Here I stand counting the seconds. As each second passes, I become amazed by the immense beauty that stands in front of me. Each second 2.5 million liters of water rush down 80 meters in front of me. Each second could fill an Olympic swimming pool. As I stand here hundreds of swimming pools are filled. Here I stand surrounded by the most beautiful waterfalls I have ever seen in my life. Here I stand with thousands of other people snapping selfies and taking videos. Here I stand trying to take in the beauty through my own lenses, trying to absorb the vastness that is Iguazu Falls.
I decided very last minute to take a trip alone to Iguazu Falls, the largest waterfall complex in the world, lying on the border of Argentina and Brazil, and less than 20 kilometers from Paraguay. The falls are divided between Argentina which has the majority of the falls, and Brazil which holds a panoramic view of the Argentinean falls. The few days before I arrived the area had gotten one of their largest rain storms in months, filling the rivers to the brim and marking the skies with gorgeous rainbows. The parks were filled with thousands of visitors from all areas of Brazil and Argentina, and from around the world. No matter what language people spoke, they found ways to communicate with each other. A visitor would ask for tickets in Portuguese, and the worker would reply in Spanish, neither caring to learn the other’s language but happy with their mutual stubbornness. I never felt as if I was in Argentina or Brazil, but rather a place in between with no set currency, language or culture. The only thing reminding me, was my phone automatically changing time zones every time I crossed the “border.”
My first day was spent on the Argentinean side of the falls which included seeing the amazing Garganta del Diablo, which on that day contained a flow of 2.5 million liters per second, creating a mist that shielded the view of the bottom. I walked along the upper and lower circuit paths in my poncho getting soaked from the powerful waterfalls. I also took a boat ride that took us right up to the falls to get a better view and get completely soaked. The next day, I went to the Brazilian side and saw the most spectacular views accompanied by rainbows and butterflies (not kidding at all).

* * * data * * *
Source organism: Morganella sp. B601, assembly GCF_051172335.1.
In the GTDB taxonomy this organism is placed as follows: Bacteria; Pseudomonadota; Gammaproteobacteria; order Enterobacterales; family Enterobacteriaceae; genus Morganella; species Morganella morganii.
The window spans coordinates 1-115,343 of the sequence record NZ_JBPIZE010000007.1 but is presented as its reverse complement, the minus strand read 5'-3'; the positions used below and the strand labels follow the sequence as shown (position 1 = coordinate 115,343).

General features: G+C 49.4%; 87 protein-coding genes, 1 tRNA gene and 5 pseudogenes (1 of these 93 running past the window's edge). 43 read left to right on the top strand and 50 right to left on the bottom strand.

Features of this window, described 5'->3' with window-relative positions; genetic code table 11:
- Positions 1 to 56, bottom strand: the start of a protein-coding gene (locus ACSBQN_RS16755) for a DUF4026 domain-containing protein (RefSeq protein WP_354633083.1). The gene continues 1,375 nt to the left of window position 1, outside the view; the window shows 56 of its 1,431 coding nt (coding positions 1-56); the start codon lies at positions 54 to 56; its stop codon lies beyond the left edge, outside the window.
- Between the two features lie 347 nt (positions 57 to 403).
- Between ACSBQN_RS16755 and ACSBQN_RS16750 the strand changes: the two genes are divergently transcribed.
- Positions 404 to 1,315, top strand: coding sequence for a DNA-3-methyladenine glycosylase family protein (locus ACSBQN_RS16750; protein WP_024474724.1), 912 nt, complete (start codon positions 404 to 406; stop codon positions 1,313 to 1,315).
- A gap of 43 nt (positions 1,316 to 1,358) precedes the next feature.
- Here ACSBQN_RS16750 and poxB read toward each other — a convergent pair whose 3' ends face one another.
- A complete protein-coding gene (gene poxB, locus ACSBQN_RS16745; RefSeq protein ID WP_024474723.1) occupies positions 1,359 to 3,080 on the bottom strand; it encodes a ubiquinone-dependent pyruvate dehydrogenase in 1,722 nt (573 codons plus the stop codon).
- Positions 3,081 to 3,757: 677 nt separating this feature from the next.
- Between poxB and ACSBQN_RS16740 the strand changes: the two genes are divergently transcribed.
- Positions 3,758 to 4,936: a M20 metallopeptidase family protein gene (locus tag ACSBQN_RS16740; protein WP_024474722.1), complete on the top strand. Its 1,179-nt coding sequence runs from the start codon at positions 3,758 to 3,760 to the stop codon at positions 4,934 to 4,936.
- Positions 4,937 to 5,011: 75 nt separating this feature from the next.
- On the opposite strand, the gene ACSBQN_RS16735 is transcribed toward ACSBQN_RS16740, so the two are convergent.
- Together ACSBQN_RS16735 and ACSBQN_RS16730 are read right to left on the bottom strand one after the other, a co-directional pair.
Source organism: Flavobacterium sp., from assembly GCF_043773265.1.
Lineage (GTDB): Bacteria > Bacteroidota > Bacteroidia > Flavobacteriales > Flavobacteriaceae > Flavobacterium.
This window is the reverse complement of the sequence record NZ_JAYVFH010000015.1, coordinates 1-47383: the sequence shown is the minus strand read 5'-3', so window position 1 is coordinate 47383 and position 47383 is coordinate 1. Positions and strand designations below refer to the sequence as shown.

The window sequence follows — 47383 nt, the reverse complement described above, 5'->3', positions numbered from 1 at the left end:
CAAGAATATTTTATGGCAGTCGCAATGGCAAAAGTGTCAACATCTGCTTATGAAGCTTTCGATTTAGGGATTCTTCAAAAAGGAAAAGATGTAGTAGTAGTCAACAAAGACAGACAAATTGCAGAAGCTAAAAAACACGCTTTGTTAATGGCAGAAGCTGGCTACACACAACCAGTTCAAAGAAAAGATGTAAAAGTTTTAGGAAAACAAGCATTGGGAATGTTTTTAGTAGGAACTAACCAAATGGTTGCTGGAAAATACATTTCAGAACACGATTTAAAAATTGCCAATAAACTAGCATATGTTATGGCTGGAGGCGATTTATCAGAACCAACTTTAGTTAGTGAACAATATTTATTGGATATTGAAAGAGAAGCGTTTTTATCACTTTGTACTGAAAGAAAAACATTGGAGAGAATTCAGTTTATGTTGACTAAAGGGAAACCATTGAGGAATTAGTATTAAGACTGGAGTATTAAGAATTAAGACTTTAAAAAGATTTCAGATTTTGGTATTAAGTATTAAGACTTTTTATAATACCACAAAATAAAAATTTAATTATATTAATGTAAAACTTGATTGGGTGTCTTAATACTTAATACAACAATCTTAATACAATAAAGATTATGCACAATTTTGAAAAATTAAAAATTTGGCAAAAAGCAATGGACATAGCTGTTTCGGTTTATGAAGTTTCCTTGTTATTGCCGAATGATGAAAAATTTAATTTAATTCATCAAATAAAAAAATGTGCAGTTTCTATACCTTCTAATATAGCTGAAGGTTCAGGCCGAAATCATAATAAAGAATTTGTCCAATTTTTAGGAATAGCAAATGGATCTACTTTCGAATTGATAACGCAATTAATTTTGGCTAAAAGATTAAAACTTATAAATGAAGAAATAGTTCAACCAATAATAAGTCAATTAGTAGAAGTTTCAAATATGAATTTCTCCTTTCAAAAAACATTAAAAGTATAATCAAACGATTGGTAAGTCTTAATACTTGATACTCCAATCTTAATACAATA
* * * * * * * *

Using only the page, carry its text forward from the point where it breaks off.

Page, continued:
As I stood in front of these waterfalls with thousands of other visitors, I noticed how so many people were more concerned with getting the best selfie or snap story, that they did not even take the time to admire the natural beauty around them. I myself love to take pictures and share them with my friends and family, but I also don’t think that taking pictures of a place is the same thing as really being there. I focused on seeing past the views of selfie sticks and Gopros and soaking in every moment in front of the falls. I took the time to stare into the waterfalls, thinking about how colossal and unreal it was. I took the time to go as close to the waterfall as possible, not to take a photo but to feel the water on my skin. I took the time to admire the rainbows in all their beauty that couldn’t be captured on camera. My photos from Iguazu falls are some of the most beautiful I have taken while abroad, however, my memories are even more beautiful.